June 6, 2016
Hillary Clinton has secured enough delegates to win the Democratic nomination, according to the Associated Press. Clinton becomes the first woman in U.S. history to lead a major party in the race for the White House.
She has reached 2,383 delegates, the exact number needed to win, as an additional block of superdelegates has apparently committed to vote for her at the Democratic convention in July.
Clinton was expected to easily cross the threshold tomorrow, when six states hold contests. However, the AP apparently surveyed uncommitted superdelegates and found enough to get her to 2,383. We noted this as a possibility yesterday, as the AP did something similar on the Republican side, making Donald Trump the presumptive nominee on May 26th; earlier than the expected date of June 7th.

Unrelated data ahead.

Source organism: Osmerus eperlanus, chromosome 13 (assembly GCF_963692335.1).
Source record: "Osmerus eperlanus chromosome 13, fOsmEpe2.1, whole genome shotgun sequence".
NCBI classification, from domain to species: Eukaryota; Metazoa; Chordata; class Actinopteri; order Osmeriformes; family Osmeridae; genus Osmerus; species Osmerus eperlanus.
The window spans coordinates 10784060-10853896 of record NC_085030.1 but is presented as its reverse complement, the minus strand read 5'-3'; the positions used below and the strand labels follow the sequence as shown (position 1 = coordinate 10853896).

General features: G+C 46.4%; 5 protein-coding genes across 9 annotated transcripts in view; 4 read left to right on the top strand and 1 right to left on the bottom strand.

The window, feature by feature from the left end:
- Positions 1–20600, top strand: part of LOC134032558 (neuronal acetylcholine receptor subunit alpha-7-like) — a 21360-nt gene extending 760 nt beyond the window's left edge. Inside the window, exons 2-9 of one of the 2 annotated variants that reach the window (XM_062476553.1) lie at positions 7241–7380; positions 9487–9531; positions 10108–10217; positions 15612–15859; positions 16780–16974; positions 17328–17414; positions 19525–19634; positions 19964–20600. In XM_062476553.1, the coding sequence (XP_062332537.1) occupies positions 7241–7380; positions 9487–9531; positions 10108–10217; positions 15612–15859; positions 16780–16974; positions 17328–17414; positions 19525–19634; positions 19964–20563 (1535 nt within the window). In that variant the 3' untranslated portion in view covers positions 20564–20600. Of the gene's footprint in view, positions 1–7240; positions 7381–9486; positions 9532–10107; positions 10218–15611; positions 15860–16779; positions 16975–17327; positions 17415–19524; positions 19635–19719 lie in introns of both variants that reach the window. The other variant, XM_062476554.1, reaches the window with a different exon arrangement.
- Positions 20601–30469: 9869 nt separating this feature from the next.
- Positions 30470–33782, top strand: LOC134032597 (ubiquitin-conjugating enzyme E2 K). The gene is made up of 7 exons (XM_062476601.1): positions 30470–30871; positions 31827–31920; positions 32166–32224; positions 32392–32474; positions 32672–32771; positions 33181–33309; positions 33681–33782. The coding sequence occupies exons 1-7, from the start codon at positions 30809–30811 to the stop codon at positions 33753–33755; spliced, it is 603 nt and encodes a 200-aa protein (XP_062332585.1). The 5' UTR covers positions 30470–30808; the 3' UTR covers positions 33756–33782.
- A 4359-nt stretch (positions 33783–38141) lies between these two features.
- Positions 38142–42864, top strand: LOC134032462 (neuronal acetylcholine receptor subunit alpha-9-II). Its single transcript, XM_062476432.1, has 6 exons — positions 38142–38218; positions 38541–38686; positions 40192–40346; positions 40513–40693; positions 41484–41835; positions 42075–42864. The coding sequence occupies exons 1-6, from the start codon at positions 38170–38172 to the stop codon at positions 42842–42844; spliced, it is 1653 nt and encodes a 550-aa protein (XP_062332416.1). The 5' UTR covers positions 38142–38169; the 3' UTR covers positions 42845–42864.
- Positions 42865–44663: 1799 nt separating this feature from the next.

For their part, the Bernie Sanders campaign disagrees with the AP's assessment, putting out this statement:
At the presidential level, the Magnolia State has voted for only one Democratic nominee since 1960. The population demographics drive remarkably consistent results every four years.
Rescheduled from April 4, this party primary was conducted exclusively by mail
15 seats were updated, 7 of which moved to safe for the November elections
This far out, polling may be of limited predictive value, but it will become more and more relevant as November draws closer
Having a long history of conducting elections by mail, the state was able to keep its original May 19 primary date. Live results for contested presidential and congressional contests